Nationalist movements emerge everywhere, but in India, pre-existing ethno-religious tensions between Hindu and Muslim citizens have been amplified by a white-washing of Hitler, Nazis, and the Holocaust.

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When writing on Prime Minister Narendra Modi’s role in Hindu extremism, I committed the cardinal sin of not defining a key term: fascism. This was a conscious choice, because I’ve written before on how quickly we mire ourselves in political word games. Better to start with the government figure that Western media keeps centering, as if Modi were singlehandedly responsible for centuries of sectarian strife. He is a catalyst, absolutely. But today, as we explore fascism as it relates to India’s current violence, we focus on the main reactant.

Westerners come to the term “fascism” from different contexts, so we’re often using the word to disparate ends. In the US especially, the rise of far-right groups using dog-whistle rhetoric prompted terms like militant nationalism, fascism, and neo-Nazism. But then, as often happens in these discourses? Savvy right-wing pundits were able to spin the term to accuse the left (and anything done by the state in its hands) of being fascist, too. Thus we lose the deeper content of this language to “both-sides-ism”. Every term becomes mere symbol for one’s cause, and weapon against the Other. Word games.

(Not a new phenomenon, sadly. George Orwell wrote that “fascist” had become meaningless, synonymous with “bully”, as early as 1944.)

Our history around fascism is also deeply impoverished. In the West, it’s seen primarily through a simplistic World War II lens: the righteous Allies versus Hitler, et al. Rarer is the person who can tell you how fascist governance played out across different Axis-power states. Or about General Franco’s fascist rule of Spain. Or precursor subgroups in France and Japan after World War I. And when it comes to Britain’s colonies?

Well, that’s where our historical understanding of fascism might fall shortest of all.

India’s Nazis: The Free India Legion in WWII

Winston Churchill, Britain’s wartime PM, was a profoundly racist man, but you might not have learned this in school. Indeed, in my classes, India’s contribution to the war effort was always treated as a footnote. After all, Canada was a British colony once, too. How different could the politics of our roles in the war effort be?

But the Bengal “famine” of 1943 was much like the Irish potato “famine” of 1845 to 1852, in that neither was a natural famine at all. The Irish had been compelled to keep up its shipments of more nourishing crops to Britain, even as its lone subsistence crop suffered blight. Likewise, the British withheld relief supplies of wheat while forcing India to keep delivering rice to the war effort. It also turned down Canada and the US’s offers of food aid, and wouldn’t let India use its own funds to try to secure aid by other means. Estimates for the death toll vary, but around three million died.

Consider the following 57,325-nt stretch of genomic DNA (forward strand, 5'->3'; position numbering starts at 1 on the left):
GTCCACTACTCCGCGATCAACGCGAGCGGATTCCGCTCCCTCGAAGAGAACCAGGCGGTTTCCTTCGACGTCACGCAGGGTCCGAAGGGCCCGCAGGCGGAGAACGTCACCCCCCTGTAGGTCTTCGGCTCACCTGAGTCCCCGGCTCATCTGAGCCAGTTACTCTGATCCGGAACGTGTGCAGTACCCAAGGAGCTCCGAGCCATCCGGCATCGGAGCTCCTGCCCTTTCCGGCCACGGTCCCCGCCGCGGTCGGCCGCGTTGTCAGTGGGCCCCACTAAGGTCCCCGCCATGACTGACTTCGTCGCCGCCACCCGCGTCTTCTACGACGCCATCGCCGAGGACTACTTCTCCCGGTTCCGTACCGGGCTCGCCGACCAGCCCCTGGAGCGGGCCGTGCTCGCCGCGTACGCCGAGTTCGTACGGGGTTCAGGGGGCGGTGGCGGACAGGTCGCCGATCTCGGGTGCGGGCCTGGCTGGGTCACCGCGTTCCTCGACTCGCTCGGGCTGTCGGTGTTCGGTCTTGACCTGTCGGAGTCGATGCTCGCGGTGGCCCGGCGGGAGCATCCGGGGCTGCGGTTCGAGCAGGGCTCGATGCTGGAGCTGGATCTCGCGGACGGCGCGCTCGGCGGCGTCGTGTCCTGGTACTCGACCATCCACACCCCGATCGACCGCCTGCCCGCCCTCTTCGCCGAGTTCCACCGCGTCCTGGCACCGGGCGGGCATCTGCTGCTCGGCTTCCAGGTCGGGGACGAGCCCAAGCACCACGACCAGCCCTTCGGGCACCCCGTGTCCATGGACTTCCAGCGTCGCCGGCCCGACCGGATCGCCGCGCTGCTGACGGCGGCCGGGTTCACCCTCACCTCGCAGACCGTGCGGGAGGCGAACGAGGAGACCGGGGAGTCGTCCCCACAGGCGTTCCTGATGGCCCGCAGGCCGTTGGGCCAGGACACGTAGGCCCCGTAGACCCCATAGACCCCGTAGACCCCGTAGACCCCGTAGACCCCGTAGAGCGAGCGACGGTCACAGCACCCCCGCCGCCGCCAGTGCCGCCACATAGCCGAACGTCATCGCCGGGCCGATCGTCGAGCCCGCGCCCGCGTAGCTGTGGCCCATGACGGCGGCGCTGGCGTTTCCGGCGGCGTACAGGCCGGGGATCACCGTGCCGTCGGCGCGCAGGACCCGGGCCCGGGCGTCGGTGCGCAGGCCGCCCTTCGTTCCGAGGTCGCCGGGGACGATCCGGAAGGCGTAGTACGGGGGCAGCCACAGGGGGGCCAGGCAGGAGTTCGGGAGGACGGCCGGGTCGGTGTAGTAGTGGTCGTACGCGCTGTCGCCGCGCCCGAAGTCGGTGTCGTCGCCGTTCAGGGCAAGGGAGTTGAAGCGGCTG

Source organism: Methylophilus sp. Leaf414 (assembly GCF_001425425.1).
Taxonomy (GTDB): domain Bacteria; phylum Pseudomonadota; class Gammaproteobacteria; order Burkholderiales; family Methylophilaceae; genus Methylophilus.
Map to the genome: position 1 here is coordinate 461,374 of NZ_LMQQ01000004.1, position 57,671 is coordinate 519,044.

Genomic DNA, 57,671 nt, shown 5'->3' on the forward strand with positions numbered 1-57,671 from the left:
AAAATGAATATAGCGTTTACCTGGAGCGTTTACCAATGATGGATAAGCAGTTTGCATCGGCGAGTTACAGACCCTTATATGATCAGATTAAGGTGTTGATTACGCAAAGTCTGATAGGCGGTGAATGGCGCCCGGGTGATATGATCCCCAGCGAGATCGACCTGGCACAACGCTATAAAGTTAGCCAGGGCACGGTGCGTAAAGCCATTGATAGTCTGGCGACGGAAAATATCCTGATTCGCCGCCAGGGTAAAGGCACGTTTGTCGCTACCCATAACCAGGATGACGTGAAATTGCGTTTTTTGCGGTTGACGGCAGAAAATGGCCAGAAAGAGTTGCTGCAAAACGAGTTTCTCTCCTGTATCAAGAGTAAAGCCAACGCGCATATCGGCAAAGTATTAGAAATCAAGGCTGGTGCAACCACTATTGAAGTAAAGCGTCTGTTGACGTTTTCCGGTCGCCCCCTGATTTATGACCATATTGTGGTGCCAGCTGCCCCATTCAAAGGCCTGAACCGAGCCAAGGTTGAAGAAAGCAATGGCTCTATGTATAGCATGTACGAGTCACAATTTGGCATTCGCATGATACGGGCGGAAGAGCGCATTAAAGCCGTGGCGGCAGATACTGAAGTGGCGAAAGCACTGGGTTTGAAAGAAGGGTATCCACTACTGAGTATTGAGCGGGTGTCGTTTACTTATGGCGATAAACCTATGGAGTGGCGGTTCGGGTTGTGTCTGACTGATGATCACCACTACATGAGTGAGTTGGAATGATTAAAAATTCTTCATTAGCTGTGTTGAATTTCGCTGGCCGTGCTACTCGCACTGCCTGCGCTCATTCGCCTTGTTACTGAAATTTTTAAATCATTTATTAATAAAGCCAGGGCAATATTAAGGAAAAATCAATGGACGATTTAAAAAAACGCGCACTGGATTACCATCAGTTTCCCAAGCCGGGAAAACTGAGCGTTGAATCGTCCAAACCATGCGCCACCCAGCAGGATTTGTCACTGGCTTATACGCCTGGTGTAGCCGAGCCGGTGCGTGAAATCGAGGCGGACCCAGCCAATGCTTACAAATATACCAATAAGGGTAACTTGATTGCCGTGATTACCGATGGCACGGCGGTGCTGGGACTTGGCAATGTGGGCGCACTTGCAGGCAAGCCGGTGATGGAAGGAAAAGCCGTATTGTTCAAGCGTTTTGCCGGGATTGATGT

Leo Amery, Secretary of State for India, was deeply disturbed by this. In a private diary, he admitted to not seeing much difference between Churchill’s outlook and Hitler’s. He also claimed that Churchill had said to him, “I hate Indians. They are a beastly people with a beastly religion”, and that starvation was on them for “breeding like rabbits”.

So, imagine WWII from this colony’s point of view. Many Indians fought and died for the Allied cause, but for others, this war was a perfect opportunity to break from the rule of a people who held them in vile contempt. All the clear moral lines of Western WWII mythology look pretty fuzzy through the lens of a long-oppressed people. If the Third Reich offered aid to Indians who wanted to overthrow the British, why decline?

In 1941, Subhas Chandra Bose, of the Indian National Congress and Indian Liberation Movement, escaped British house arrest to Nazi Germany. In Berlin, he rallied Indian students in residence, along with recently captured Indian POWs, into an collaboration under the Waffen-SS. The Indian Legion went by many names (Tiger Legion, The Free India Legion), and its missions varied. Initially, it was meant to help Germans pathfind through India to reach British targets, but the group was then deployed more widely. Meanwhile, Bose went on in 1942 to transform the Indian National Army, an Axis-Indian group forged with Japanese support. He then presided over the Provisional Government of Free India, in the Japanese-occupied Andaman and Nicobar Islands.

Those still with the Free India Legion at the end of WWII were of course seized by the Allied powers, and set to face trial for treason. However, Indian outcry was so great that authorities quietly put such proceedings to bed instead.

This marked an uneasy end to a complex colonial history of WWII—but not to India’s freshly emboldened nationalist cause.

An Aryan interlude

It bears noting, too, that while the Third Reich treated its Japanese collaborators as honorary Aryans, the binding thread between the Nazi regime and its Indian Waffen-SS troops was their shared belief in Aryanism.

In the nineteenth century, genealogy-obsessed European states were highly invested in figuring out where the Aryans lived, to lay claim to being peoples of the purest lands. These Aryans spoke Proto-Indo-European, from whence so many modern tongues descended, and many assumed they represented a racial ideal. (This took off in the 1850s especially, among the French and Germans.) The logical leaps in this nationalist nonsense are legion, but also tragic. If more people had looked at historical documents, they would have found a people with different appearances and names. A people that had come together not based on shared skin or ethnicity, but a shared vision of society.

And that reading was certainly available to the educated of the era, too. As one thorough analysis of the word “Aryan” in an 1881 issue of The Atlantic concluded,

We are so accustomed to consider language a mark of race that it is difficult to avoid using linguistic epithets in an ethnological sense, and a good deal of confused thinking sometimes results from this. We have above alluded to the Aryans as a dominant race, which long since overran Europe and is now spreading over America; yet it is easy to see that we have no means of determining how far the various peoples who speak Aryan languages are of common descent. It is never safe to use language as a direct criterion of race, for speech and blood depend on different sets of circumstances, which do not always vary together.

“Who Are the Aryans?” by John Fiske, The Atlantic, February 1881